(Of note, “As part of a Dartmoor walking expedition, it is acceptable to backpack camp for one or two nights in some areas of open moorland, well away from roads or settlements using a ‘no impact’ approach.” But be sure to read the rest of the related rules.)

If you know of other, genuinely haunted places to camp in the UK, let me know.

Camping in the US

In the US, summer is an ideal season for camping in cooler, northern states. In places like Florida, winter is a better choice.

Start with campgrounds that have verified ghost stories.

The following are a couple of them from an article, 4 Haunted Campgrounds with No Escape. (The full article is linked at the foot of this page.)

divider

If you knew there was a chance you may end up as a late night snack for long lost souls on a feeding frenzy, would you do it? Even knowing you couldn’t get away? All you need to do is pitch a tent. It’s that easy. But you have to know where…

Malakoff Diggins State Historic Site – Nevada County, Calif.

Nevada County is smothered with small ghost towns, but none as haunted as North Bloomfield which was preserved as part of this historic site.

Legend has it, a strict disciplinarian schoolteacher slaughtered a student and hung him from the schoolhouse rafters for answering too many questions incorrectly. It’s said to be the most haunted building in the deserted mining town.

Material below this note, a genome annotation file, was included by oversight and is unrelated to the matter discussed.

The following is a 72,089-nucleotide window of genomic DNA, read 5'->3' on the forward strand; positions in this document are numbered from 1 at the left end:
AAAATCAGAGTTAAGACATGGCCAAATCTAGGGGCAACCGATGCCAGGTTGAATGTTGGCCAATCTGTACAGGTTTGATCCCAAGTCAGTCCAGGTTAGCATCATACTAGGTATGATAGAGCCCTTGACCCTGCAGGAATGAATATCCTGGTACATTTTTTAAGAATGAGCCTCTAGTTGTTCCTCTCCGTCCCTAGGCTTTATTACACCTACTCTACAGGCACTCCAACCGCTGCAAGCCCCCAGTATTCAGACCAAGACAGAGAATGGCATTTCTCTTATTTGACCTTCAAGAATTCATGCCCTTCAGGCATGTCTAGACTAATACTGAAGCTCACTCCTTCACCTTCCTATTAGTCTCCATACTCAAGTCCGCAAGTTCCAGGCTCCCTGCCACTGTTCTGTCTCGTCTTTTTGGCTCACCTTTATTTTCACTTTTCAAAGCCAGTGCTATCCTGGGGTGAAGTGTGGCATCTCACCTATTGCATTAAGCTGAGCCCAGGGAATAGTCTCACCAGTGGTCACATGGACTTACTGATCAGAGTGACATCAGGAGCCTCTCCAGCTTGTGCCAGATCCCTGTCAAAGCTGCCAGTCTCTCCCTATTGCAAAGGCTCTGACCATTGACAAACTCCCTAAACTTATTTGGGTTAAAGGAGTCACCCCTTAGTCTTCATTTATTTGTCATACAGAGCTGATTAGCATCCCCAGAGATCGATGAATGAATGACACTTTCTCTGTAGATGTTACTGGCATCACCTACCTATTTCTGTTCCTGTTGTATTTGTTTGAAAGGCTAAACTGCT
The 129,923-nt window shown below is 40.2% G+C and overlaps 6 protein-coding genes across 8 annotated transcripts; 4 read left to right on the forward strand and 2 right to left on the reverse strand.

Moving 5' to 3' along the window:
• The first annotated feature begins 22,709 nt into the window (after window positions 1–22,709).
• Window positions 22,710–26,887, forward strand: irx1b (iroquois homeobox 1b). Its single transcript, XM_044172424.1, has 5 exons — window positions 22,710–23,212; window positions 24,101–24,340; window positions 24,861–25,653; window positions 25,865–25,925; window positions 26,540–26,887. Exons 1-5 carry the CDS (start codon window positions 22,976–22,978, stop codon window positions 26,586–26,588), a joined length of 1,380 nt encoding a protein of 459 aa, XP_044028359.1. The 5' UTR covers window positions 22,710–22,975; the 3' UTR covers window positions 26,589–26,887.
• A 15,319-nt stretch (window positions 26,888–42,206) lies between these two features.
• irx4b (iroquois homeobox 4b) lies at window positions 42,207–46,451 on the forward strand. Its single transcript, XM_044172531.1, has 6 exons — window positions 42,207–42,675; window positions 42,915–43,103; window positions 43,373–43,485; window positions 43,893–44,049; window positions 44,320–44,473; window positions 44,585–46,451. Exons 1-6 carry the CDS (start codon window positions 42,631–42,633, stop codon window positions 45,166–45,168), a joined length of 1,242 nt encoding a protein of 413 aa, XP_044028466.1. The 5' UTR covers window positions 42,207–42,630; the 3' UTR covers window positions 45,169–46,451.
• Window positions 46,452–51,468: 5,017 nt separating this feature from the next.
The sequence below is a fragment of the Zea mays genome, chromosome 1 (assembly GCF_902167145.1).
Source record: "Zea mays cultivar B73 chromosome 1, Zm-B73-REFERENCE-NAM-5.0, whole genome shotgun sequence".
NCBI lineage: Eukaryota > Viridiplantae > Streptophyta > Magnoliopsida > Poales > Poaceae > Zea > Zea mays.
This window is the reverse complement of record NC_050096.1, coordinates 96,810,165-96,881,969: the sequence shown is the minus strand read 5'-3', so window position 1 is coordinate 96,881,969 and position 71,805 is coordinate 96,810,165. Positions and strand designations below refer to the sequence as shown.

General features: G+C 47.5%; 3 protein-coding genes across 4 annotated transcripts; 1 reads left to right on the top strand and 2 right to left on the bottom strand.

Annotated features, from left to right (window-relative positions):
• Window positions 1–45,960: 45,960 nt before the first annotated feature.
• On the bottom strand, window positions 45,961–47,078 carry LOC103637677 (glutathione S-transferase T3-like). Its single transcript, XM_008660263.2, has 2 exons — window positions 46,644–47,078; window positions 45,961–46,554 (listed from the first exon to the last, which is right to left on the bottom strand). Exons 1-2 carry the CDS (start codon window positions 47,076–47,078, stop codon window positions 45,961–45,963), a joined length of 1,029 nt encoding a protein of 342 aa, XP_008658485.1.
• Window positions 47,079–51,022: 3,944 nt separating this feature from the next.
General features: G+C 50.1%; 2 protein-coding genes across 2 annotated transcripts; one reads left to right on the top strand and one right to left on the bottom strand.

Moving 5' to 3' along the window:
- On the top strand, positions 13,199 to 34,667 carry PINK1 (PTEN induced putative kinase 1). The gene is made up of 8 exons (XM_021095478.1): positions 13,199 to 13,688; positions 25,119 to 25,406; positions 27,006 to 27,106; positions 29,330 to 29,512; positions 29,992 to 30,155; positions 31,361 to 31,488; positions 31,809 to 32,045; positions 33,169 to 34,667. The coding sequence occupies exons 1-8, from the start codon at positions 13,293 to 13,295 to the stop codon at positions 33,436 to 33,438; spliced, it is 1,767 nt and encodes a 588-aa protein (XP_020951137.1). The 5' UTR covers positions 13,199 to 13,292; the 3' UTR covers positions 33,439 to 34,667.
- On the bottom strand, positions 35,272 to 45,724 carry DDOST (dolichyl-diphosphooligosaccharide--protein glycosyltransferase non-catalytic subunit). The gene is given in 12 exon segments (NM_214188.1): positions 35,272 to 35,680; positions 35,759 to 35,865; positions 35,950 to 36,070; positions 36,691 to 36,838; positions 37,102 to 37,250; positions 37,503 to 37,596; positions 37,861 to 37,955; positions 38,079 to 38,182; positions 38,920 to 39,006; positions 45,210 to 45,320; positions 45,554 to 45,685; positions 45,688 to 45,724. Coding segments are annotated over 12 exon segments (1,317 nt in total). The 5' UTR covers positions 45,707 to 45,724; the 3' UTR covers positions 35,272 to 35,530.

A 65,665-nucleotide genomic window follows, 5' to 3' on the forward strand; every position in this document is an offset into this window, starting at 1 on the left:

Faces have been seen peering from windows inside of some of the preserved buildings… If you really want to, you can spend the night with them. Pick a spot. Sleep tight.

Big Moose Lake – Adirondacks, New York

The ghost of Grace Brown is said to haunt the area. Brown, unwed and pregnant in 1906, begged the father of the child, Chester Gillette, a well-known womanizer, to marry her. He initially refused and in one her love letters she wrote, “If I die I hope then you can be happy. I hope I can die. The doctor says I will, and then you can do just as you like.”

Gillette finally agreed to the marriage and the couple took a trip to Big Moose Lake to privately tie the knot. But Gillette had ulterior motives. He was accused of killing Brown with a tennis racket while they were in a rowboat in the middle of the lake…

Sometimes the ghost of Brown is seen in the lake drowning while at other times she is seen wandering the lake shore. It’s been reported she likes to turn off lights in cabins and some guests have suddenly found themselves sitting in a darkened room with no explanation.

There are plenty of campsites surrounding Big Moose Lake. Pick one right by the shoreline.

For more details, and additional stories like this, be sure to read 4 Haunted Campgrounds with Nowhere to Escape.

Pennsylvania’s Scariest, Must-See Haunted Places

Few states have as much ghostly history as Pennsylvania. But where should a visiting ghost hunter begin? Here are some tips.

Since I’m writing this on the fourth of July, I’ll start with Philadelphia (PA), where the Declaration of Independence was signed.